Word of caution going forward: If we as designers break a valuable asset, through the act of designing, pride in what it means to be a member of the IxDA will disappear.  Dont cook the goose that lays the golden eggs.

All the best Liz /pauric


30 Jun 2010 - 8:51pm
Andrei Herasimchuk

One thing you can do to make this right would be to list out, in as explicit detail as possible, the current list of bugs or broken things. That way, people who have experience in helping to fix those issues might be able to make this easier. Right now everything feels like a black box, so I know I wouldn't be able to offer any advice since I have no idea what is actually going on in the system and architecture itself.

I'm also not sure why Drupal was chosen. That would have the last tool I would have picked. I would probably have chosen something simpler like ExpressionEngine or WordPress for the core web site, then picked various other tools to integrate the mailing list into the site, along with user accounts and such. But since Drupal was chosen, what in Drupal is breaking? Is the core web site fine? Is it just the mailing list? Are you guys happy with the structure and approach? What needs to be addressed?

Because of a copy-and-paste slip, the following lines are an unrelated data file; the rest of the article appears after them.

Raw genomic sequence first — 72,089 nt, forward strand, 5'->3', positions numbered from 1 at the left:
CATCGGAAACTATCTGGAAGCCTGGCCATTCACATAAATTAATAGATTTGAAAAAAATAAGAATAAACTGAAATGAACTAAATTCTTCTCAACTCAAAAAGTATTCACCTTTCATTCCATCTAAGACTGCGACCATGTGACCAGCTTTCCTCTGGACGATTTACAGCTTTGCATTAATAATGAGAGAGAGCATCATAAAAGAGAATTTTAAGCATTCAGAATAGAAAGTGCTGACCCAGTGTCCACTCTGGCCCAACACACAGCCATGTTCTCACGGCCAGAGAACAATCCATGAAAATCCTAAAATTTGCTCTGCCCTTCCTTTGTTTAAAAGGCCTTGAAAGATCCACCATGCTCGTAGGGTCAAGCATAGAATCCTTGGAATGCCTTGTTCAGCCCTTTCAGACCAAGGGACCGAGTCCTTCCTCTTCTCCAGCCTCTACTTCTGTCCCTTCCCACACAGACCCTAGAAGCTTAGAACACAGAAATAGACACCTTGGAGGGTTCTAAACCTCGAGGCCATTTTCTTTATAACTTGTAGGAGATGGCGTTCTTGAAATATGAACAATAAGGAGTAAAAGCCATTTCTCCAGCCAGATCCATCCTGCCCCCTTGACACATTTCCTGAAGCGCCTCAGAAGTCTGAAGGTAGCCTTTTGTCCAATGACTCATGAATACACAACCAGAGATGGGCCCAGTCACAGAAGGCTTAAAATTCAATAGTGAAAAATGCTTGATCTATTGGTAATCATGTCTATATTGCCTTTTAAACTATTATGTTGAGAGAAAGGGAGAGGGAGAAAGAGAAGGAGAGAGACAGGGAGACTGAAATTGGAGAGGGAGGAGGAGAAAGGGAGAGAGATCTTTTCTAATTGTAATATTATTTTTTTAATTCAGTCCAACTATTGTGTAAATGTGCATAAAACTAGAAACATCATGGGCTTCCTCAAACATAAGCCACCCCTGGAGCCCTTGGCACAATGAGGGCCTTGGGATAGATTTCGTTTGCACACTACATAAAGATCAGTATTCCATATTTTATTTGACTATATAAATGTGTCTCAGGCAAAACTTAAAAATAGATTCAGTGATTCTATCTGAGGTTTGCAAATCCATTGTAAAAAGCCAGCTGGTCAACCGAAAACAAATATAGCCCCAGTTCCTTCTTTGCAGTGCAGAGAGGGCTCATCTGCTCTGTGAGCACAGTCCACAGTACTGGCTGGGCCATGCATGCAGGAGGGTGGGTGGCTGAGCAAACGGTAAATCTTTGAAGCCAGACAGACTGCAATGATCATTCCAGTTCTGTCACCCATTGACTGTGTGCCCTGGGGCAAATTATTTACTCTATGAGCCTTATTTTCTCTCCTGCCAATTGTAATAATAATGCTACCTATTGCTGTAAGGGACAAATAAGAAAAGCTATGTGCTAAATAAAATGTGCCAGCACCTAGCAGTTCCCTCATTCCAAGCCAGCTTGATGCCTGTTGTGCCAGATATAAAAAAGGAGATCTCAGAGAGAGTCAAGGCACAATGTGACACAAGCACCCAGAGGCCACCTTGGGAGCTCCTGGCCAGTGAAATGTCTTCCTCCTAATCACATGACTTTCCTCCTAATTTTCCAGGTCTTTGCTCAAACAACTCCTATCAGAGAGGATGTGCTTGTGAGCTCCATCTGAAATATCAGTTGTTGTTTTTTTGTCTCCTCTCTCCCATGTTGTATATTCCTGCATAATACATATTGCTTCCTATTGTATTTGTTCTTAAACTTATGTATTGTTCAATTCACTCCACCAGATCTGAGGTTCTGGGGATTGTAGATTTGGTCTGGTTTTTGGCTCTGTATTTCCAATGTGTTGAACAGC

I've been gone for a while, but I was mighty surprised to log back in a few weeks back and find everything pretty much borked. But for this mea culpa to make a true difference, I think you're going to have to uber transparent about what is actually broken in detail so others outside the group that built it can try to help. I know I for one will have to drop off the list again if it stays in this state much longer. It's completely unusable and it's spewing junk into my inbox in ways that seems impossible to control or filter outside of mass deletion.